The JangleBox

Indie, Noise, Shoegaze… Music

Whirr: Sway (Graveface Records, 2014)


Ésa es la sensación que me deja este tercer trabajo de los de Oakland. Una cierta sensación de monotonía, de hastío. Demasiados trucos ya conocidos, clichés que han ido repitiendo hasta llenar un álbum que, a pesar de ser intenso, pienso que se pierde algo en esa cierta uniformidad de sus ocho cortes. Podrían haber aspirado a mucho más.

“Where Pipe Dreams dared to slash, soar, and even rock, Sway sits still. Moody and indrawn, it’s an album that seems to be about nothing in particular; even its song titles, rendered almost entirely in monosyllables like the band’s name, are vague and diffident. “Dry”, “Clear”, “Lines”, “Feel”: These are not generous words, and that sense of abstraction, distance, and distillation is reflected in the music. “Dry”, to its credit, is anything but; aqueous and shimmering, it’s the album’s best track, an ode to the vastness of sadness that uses surges of distortion to smear its melodrama into an impressionistic apparition. Sway may tend toward monosyllables, but it’s not monochrome. Bursts of light and vivid afterimages color the plodding thrum of “Clear”,  an immersive song that sounds like trying to swim in a sea of simple syrup. “I will…” sings Bassett under his breath before letting the line melt into the ether. The next word isn’t even discernable, and it’s almost better that way.
On the other hand, “Mumble” is one of Sway’s less compelling passages, a relatively flat and featureless hum; much of the album flows by similarly, despite high points such as the title track and “Lines”, both of which are textbook studies in classic shoegaze craft, complete with foamy, boy-girl harmonies and curlicues of sluggish feedback. But in stripping shoegaze to its essence, something is lost. Above all else, Sway is shoegaze music about what it’s like to like shoegaze music. Even the second-tier shoegaze groups of the early ’90s wound up trying to evolve in some way, whether it was Chapterhouse’s electronic-leaning Blood Music or the Boo Radleys’ Pet Sounds-indebted Giant Steps.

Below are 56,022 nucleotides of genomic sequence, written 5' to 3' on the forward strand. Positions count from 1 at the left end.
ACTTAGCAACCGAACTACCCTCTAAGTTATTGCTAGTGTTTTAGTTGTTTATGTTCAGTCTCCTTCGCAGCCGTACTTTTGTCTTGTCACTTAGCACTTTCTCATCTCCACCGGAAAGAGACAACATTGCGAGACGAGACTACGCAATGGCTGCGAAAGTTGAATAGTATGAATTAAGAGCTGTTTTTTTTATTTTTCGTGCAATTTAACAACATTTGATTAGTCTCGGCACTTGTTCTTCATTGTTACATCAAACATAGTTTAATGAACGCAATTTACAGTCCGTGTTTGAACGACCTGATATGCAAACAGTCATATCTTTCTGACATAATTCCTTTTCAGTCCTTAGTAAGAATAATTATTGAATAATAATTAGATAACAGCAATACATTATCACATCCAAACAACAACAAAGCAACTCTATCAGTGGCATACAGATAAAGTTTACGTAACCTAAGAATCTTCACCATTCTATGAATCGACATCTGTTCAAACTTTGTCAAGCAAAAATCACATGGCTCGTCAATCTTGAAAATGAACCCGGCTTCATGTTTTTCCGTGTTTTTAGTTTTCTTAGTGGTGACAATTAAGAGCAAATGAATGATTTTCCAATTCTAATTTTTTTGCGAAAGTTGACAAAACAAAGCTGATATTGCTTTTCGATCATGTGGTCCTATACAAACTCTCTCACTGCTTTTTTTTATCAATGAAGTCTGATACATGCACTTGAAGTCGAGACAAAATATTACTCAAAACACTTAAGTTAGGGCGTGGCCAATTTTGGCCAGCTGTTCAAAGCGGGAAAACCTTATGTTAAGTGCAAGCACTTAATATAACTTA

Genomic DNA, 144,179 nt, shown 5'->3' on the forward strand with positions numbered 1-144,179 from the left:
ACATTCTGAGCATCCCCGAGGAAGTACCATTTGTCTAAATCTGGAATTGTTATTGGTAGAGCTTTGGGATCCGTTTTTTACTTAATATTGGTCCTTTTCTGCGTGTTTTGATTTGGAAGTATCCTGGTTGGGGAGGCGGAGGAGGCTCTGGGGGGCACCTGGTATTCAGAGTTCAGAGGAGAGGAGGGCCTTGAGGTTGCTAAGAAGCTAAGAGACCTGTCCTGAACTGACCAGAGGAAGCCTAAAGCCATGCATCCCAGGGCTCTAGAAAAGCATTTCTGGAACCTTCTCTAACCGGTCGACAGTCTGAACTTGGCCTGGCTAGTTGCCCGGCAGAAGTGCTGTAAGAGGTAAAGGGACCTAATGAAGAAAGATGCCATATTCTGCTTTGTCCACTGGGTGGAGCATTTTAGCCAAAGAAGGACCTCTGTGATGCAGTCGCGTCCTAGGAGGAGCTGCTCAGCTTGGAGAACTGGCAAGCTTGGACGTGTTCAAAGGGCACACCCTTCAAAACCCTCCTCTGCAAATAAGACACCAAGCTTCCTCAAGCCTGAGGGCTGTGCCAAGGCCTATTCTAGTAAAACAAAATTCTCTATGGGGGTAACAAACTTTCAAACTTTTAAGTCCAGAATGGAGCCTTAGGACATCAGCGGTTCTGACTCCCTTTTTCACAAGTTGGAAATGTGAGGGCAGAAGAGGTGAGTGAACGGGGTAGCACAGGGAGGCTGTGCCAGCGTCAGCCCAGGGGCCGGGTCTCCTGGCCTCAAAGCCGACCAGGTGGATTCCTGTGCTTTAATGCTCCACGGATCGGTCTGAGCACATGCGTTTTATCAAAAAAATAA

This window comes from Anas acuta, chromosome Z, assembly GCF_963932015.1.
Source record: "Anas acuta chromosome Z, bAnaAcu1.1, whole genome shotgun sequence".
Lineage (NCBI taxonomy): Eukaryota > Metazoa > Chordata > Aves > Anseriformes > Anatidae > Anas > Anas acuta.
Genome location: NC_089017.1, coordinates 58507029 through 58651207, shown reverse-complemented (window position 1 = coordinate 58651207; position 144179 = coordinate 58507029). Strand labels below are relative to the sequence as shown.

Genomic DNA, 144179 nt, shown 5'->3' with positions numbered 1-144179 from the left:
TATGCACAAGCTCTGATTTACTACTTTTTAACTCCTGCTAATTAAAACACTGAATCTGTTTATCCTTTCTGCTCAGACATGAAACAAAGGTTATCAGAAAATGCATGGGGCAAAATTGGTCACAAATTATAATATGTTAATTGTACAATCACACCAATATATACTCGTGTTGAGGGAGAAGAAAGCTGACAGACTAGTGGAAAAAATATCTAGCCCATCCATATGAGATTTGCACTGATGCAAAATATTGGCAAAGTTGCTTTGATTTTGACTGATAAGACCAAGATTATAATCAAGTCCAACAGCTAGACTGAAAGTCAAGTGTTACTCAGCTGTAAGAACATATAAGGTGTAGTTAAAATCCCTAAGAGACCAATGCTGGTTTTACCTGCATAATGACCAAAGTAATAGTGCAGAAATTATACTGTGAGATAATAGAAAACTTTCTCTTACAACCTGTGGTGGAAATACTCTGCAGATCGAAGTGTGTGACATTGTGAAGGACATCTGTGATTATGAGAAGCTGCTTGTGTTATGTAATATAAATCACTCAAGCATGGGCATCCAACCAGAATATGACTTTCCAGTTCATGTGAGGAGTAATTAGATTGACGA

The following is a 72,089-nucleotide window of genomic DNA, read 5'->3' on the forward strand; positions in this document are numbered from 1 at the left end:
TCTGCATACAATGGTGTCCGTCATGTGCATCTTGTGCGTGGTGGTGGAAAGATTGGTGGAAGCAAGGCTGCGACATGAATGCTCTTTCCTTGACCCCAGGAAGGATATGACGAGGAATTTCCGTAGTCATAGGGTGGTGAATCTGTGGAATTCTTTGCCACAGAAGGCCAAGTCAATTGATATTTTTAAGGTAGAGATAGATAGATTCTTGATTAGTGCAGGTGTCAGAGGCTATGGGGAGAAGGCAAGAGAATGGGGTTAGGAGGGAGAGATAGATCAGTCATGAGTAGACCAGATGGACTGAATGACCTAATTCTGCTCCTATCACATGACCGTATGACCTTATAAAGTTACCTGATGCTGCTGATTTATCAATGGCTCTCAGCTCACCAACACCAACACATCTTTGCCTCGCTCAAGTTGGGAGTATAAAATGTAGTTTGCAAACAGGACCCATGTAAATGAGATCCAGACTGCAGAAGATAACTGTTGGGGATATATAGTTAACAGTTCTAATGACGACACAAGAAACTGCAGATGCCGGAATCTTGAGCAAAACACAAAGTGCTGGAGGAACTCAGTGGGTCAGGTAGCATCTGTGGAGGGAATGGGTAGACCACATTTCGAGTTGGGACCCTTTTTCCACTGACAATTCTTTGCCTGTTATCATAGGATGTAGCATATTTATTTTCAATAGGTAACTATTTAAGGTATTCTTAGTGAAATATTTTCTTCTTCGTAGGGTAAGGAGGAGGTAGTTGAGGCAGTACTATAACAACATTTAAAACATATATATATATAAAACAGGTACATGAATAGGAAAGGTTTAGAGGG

Whirr haven’t shown a hint of that kind of adventurousness yet, nor is there proof that they even want to. Granted, there’s something to be said for a shoegaze band that’s stuck in the sort of pensive, hypnotic stasis evoked by their music; but with so many bands right now—including Deafheaven—striving to recontextualize shoegaze for a far different time and place, being trapped in the amber of the past, as beautiful as that can be, has its limitations. In its winning attempt to paralyze you, Sway may have paralyzed itself” (Pitchfork)

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27 noviembre, 2014 - Posted by | Whirr

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